COSAFA Under-17 Championship takes on added significance

The 2018 COSAFA Under-17 Championships will have added significance this year when they serve as the qualifier from the Southern African region for the continental finals to be staged in Tanzania next year.

Only the winners of the COSAFA tournament will appear in East Africa, which in turn will serve as a qualifier for the FIFA Under-17 World Cup in Peru.   Given the additional importance of the regional event in 2018, the field for the Mauritius finals from July 19-29 has been expanded to a record 12 teams, up from eight in the previous two editions.

It is the third year in a row that Mauritius has acted as hosts, and for local fans it will be an opportunity first-hand to see the brightest young talents from the region on display.

The draw for the finals was made at the recent COSAFA Cup senior men’s competition in South Africa and has produced three intriguing groups.

Group A contains the hosts Mauritius, Botswana, 2016 champions Namibia and Seychelles.
Group B promises to be a hard-fought won with defending champions Zambia up against regional powerhouse rivals South Africa, Mozambique and Lesotho.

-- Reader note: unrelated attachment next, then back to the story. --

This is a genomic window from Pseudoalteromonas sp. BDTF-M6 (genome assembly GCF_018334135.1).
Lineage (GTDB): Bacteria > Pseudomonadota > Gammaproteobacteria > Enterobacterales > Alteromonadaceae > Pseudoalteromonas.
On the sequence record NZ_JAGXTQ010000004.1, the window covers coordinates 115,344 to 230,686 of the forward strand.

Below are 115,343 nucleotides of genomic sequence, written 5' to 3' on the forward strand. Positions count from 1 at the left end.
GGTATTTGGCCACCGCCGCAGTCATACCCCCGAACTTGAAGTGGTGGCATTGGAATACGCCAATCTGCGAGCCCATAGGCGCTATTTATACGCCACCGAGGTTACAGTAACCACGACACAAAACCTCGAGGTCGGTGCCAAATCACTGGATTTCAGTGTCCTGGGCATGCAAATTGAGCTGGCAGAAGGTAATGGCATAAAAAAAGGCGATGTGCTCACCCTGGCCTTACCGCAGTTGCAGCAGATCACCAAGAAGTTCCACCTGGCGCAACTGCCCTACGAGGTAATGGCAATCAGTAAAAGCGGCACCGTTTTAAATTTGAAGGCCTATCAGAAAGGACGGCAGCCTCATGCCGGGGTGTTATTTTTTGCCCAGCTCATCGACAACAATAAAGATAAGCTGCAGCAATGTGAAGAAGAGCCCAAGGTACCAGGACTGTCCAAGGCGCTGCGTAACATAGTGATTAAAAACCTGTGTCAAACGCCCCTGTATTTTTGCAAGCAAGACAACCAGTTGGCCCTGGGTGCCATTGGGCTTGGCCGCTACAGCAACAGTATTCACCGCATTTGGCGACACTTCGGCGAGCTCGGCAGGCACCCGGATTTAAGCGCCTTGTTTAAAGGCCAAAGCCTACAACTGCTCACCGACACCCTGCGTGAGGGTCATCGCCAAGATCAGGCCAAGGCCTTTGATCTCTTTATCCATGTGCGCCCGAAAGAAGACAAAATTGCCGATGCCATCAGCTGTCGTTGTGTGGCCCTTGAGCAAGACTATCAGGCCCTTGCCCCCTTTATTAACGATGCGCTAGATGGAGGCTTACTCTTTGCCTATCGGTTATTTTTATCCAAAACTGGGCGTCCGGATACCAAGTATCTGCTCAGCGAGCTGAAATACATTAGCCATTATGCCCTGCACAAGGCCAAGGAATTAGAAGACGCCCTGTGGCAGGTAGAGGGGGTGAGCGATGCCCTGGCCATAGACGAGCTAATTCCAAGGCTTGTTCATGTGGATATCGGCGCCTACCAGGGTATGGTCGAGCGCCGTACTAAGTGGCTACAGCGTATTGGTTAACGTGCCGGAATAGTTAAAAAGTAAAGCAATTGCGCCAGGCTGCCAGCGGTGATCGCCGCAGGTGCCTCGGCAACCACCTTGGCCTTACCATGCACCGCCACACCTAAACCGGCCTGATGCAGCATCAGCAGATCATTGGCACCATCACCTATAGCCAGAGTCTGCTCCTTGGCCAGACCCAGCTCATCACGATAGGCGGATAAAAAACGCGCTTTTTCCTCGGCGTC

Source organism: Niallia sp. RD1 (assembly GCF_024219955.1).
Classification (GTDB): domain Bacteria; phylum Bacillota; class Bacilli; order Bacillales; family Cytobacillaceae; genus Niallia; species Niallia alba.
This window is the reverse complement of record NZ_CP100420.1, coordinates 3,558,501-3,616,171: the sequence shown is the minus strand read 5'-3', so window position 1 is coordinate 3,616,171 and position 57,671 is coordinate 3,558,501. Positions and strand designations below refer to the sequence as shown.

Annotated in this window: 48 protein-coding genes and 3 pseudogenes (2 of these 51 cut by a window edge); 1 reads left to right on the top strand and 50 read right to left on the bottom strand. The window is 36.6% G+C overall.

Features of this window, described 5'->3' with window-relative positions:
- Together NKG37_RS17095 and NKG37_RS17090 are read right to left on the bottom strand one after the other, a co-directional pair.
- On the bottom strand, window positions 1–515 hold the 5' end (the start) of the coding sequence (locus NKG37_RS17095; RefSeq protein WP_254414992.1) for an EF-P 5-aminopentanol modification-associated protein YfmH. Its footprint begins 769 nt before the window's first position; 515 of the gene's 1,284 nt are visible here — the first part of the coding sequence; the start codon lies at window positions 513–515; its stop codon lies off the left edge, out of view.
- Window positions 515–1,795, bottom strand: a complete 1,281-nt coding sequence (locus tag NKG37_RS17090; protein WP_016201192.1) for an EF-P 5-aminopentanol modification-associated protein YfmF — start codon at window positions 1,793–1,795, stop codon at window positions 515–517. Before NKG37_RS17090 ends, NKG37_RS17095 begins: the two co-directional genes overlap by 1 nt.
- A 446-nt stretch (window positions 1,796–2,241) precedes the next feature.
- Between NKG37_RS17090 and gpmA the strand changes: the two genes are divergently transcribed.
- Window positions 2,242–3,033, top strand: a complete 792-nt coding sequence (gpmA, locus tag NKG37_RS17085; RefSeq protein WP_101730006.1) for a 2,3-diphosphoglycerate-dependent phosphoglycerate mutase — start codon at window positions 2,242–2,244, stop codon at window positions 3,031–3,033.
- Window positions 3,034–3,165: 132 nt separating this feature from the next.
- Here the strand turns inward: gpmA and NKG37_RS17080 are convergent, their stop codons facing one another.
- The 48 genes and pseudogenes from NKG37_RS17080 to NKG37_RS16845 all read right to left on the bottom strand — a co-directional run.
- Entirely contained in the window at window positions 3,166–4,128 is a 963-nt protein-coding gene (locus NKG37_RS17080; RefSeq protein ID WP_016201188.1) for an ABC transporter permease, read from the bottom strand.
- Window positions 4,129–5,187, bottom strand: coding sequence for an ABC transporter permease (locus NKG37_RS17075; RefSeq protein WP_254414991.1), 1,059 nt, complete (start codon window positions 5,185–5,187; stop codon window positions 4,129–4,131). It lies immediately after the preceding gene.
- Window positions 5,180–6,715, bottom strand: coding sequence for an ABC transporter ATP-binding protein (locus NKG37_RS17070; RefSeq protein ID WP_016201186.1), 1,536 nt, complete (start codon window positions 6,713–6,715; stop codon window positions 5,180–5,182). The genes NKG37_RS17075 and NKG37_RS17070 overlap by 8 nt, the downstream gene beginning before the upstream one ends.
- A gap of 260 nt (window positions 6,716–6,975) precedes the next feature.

Group C also has an unpredictable air about it as Zimbabwe face-off against Angola, Malawi and Swaziland.    The three group winners and best placed runner-up, determined first by the number of points obtained, advance from the group stages to the semifinals.

Matches will be played at the Auguste Vollaire Stadium in Flacq and St Francois Xavier Stadium in the Mauritian capital of Port Louis.

Namibia and Seychelles will open the tournament on July 19 in Port Louis, with the pool stage to continue every day until July 25.

That will be followed by a rest day, with the semifinals to be staged on July 27, and the third-place play-off and final on July 29. The knockout stages will all be played in Port Louis.

A regional Under-17 championship has been played in various guises since the first in 1994 that was won by South Africa on home soil with a 2-1 victory over Mozambique in the final.

Malawi claimed the title in 2001 as they beat hosts South Africa 3-0, before a year later the latter regained the trophy after finishing top of a mini-group of teams.

Namibia claimed what was seen as an unlikely triumph in 2016, before Zambia took the trophy home last year.

Matches will be broadcast on Kwese Sports (

Click here to see the full list of fixtures